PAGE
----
As Artist Kate Walter, says in her website, Living Traditional Arts, “One of the rewards found teaching in a Waldorf school is the required opportunity to work with colored chalk on the blackboard. In the Waldorf classroom, we put drawings on the board to create mood and atmosphere in the classroom and to be an artful aid to the students, encouraging them to enter their lessons imaginatively.”
We like this further elaboration from Chapter 6 of the book, A Passionate Schooling, by Alduino Mazzone, PhD: “In a world where so many children are cut off from the beauty of nature, from forests and bird song and even blue skies, where contemporary youth culture can be even deliberately ugly, it is important that, in the school, children are surrounded by beauty, in the physical and human environment, and have all around them models which demonstrate and encourage the value of creativity and imagination.”
For more about Waldorf Chalk Drawings, visit ChalkboardDrawings.org, a definitive resource from this lovely paper from Catie Johnson at Antioch University.
Here are some of the recent Chalk Drawings seen at Spring Garden Waldorf School:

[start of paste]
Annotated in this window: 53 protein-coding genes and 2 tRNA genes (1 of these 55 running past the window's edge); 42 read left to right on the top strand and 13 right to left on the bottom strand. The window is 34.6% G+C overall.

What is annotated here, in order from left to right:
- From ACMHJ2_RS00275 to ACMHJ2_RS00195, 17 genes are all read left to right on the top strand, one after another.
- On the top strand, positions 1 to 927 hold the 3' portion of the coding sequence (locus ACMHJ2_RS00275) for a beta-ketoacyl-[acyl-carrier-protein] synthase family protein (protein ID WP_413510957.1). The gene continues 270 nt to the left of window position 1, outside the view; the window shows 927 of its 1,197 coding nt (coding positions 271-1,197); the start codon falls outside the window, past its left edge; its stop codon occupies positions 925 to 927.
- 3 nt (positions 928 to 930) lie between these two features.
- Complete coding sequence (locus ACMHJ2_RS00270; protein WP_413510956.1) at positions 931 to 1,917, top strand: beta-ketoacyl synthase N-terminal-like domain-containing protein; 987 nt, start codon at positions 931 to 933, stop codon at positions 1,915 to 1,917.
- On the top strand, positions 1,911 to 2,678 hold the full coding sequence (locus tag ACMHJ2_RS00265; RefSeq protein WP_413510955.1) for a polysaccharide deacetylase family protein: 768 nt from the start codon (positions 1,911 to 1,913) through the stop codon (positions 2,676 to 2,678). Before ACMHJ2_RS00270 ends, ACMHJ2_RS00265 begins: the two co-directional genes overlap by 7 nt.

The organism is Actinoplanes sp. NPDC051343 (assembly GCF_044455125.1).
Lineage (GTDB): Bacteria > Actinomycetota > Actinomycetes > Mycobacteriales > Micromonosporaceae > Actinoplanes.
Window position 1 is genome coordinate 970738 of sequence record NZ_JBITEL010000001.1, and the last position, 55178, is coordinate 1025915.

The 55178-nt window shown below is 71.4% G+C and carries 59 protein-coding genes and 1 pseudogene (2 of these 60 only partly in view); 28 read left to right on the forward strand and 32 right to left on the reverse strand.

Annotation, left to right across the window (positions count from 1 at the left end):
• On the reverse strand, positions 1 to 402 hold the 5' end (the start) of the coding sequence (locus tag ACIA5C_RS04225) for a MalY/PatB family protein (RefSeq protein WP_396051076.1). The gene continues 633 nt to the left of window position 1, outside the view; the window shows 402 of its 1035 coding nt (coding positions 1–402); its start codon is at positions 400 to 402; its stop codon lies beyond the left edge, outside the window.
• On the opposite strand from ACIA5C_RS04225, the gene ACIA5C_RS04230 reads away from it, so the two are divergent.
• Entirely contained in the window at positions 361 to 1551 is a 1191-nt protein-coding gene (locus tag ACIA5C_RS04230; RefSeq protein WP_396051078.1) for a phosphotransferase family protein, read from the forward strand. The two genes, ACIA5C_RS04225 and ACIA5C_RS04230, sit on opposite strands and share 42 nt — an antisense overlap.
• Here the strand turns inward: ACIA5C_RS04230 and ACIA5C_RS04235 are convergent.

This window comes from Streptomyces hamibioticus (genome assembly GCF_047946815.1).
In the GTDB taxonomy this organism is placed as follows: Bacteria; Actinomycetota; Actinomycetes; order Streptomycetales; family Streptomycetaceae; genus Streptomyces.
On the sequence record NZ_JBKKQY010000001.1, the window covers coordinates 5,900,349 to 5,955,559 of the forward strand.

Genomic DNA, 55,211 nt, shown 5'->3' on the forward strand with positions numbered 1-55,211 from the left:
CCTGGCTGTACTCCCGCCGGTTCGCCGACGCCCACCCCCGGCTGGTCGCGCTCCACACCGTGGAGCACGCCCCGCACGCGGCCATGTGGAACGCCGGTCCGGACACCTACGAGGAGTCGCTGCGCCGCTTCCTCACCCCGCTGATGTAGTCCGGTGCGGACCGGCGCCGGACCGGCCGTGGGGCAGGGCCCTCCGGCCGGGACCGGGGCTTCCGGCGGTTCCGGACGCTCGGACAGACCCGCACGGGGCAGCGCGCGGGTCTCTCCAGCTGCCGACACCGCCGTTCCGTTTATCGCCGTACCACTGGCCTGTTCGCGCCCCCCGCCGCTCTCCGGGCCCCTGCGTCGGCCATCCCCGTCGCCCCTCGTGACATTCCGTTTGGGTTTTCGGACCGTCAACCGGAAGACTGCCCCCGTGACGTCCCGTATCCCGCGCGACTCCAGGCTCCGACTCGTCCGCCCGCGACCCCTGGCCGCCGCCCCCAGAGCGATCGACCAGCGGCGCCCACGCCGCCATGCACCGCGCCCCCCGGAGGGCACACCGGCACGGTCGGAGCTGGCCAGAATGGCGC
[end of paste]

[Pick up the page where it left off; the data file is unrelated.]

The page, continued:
Join us at a new date To Be Determined, for Coffee and Conversation regarding parent-teacher relationships. Parents will view a webinar together, “”The Human Encounter: Parent-Teacher Relationships in a Waldorf School,” followed by a question/answer/discussion period with Royse Crall and other experienced Waldorf teachers.
The relationships between our teachers and our parents represent the health and warmth of our school community. And, like all relationships, consideration, respect, and commitment to enhance the connection is essential in growing the well being of the personal kinship within the community, the success of our children, and the health of our school.
In this webinar, Dr. Torin Finser, Chair of the Education Department at Antioch University New England, explores parent and teacher relations using architectural images to represent the social architecture of communities and how they operate.
Among other things, he encourages us to remember that the relationship between teachers and parents is, “not a matter of technique. It’s a matter of learning to work together in the human encounter.”
Please join us as we view and discuss this thoughtful lecture by Dr. Finser.